5. Grid Management based: Depending on the goals pursued by the infrastructure, most Grids will require some kind of management of the participating nodes. Management as understood here involves (1) maintaining membership information, (2) maintaining, issuing and updating configuration information, (3) managing relationships and (4) coordinating execution. It may involve additional issues, such as related to legal aspects, encapsulation etc., which will not be detailed here as they may vary from case to case and do not have a direct impact on the management type.
  6. Application Domain: Besides all the other categories listed above, a Grid solution may be allocated in a certain application domain or community such as Medicine or Engineering. For the purpose of the BEinGRID project it is proposed to use the domains identified for each of the Business Experiments as a descriptive category.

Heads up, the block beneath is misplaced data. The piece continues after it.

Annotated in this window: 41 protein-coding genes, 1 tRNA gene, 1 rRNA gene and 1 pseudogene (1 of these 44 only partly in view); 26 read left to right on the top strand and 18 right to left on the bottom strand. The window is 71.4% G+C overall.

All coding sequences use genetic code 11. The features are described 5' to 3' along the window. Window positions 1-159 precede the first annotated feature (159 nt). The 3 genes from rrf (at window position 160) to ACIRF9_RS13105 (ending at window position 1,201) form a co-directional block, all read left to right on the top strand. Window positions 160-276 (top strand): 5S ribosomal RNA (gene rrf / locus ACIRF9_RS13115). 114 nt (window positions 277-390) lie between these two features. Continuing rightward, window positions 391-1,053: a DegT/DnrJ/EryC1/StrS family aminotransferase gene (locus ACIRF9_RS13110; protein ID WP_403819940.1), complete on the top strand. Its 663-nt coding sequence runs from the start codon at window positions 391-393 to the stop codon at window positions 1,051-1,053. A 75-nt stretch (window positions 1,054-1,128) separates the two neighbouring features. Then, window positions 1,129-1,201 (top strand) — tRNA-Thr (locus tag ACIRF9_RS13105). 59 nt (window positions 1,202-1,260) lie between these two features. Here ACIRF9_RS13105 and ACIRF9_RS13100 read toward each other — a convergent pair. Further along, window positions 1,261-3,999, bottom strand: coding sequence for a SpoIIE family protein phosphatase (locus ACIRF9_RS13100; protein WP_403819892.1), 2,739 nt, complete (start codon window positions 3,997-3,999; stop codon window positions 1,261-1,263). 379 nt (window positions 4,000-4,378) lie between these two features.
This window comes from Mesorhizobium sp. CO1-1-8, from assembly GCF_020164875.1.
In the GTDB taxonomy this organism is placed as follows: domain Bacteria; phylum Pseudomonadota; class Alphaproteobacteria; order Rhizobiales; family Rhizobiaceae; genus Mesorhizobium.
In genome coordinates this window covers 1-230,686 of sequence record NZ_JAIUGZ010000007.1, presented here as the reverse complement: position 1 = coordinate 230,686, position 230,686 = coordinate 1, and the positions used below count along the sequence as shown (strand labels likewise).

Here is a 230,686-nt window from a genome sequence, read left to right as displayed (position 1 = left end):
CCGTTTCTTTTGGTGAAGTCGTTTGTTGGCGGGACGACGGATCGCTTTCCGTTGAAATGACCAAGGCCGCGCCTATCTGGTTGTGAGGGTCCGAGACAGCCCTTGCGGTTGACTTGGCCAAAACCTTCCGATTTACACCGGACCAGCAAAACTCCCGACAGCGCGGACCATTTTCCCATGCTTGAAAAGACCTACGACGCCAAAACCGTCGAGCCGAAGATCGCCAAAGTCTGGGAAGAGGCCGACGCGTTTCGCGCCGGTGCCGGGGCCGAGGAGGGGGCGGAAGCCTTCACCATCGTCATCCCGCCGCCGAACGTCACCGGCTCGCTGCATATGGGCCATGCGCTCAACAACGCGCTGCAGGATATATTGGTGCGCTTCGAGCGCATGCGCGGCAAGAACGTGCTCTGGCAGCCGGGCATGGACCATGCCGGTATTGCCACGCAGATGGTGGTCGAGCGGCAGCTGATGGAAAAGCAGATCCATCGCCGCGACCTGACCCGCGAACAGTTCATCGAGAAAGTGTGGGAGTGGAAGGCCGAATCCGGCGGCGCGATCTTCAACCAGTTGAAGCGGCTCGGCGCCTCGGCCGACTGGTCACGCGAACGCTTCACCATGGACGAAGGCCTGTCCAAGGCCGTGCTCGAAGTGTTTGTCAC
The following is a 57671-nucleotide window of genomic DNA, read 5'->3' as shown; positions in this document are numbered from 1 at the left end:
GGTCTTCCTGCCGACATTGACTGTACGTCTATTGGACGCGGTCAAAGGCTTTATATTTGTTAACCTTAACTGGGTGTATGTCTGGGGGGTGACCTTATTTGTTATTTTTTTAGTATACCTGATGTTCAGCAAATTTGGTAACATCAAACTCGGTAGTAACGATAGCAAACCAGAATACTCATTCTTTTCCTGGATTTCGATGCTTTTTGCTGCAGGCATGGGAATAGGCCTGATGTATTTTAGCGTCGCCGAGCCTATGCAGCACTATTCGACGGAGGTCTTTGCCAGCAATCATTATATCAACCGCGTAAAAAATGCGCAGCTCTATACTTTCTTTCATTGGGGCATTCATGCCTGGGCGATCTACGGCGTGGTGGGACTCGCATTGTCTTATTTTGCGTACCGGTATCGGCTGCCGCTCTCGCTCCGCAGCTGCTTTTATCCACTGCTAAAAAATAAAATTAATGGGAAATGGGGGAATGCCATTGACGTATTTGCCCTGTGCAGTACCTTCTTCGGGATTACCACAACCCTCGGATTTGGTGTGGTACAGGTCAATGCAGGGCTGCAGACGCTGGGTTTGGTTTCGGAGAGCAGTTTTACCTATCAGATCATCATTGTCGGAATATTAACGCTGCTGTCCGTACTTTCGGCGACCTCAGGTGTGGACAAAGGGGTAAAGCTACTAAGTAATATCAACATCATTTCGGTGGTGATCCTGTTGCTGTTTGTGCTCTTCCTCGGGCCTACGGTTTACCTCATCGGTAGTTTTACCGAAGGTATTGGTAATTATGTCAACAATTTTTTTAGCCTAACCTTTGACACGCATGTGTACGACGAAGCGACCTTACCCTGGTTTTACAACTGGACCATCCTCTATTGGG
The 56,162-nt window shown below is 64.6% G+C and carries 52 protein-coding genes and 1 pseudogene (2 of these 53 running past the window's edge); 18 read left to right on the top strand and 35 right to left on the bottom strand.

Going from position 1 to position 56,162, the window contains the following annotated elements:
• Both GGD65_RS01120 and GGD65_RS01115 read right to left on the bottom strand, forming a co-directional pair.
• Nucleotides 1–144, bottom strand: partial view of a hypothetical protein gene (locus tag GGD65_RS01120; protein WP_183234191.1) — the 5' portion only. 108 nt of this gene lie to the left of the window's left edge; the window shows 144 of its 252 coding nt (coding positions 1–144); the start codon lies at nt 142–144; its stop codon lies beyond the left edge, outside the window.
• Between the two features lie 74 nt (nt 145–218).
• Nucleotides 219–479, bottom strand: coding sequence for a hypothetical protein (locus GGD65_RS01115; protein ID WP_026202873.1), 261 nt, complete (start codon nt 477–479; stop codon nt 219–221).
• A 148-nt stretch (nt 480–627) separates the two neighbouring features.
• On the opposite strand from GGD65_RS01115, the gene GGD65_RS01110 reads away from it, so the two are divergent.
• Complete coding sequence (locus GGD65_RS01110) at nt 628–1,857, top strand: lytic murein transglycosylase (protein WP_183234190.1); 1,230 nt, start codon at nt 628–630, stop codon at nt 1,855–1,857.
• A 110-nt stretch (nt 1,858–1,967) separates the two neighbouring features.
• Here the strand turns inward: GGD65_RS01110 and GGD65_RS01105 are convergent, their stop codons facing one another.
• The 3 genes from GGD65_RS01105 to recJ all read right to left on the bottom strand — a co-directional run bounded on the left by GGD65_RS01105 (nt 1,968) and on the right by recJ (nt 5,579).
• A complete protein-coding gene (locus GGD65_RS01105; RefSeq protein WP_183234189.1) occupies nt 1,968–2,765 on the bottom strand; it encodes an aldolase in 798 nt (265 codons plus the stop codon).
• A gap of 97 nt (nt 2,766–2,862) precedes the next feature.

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The optimization component offers a service to the Grid users aiming at optimizing the scheduling of the jobs in the environment. In particular, the Optim provides a service that can be used by the Scheduler to improve quality of resource allocation. The component receives from the scheduler one or more jobs to be scheduled and it returns, for each job, an ordered list of available computing resources of the grid on which the job can be carried out respecting SLA’s constraints.

The Optimisation pattern is composed of two main components: the Optim and the GridOptimizer Components. On the basis of the Publish/Subscribe patterns, the Optim component receives from the scheduler the job to carry out (each job is related both with a RES -resource file- and the SLA that contain information about the inherent constraints like resources and time slots).

The Optim component receives both from the GRID and the Monitoring components information about the status of the system.

In particular, by using the Adapt Pattern the Optim Component obtains information about the whole grid resources from the the Grid Component; while the Monitoring Component gives information about the already existing schedule and therefore about the effective availability of each resource in the grid.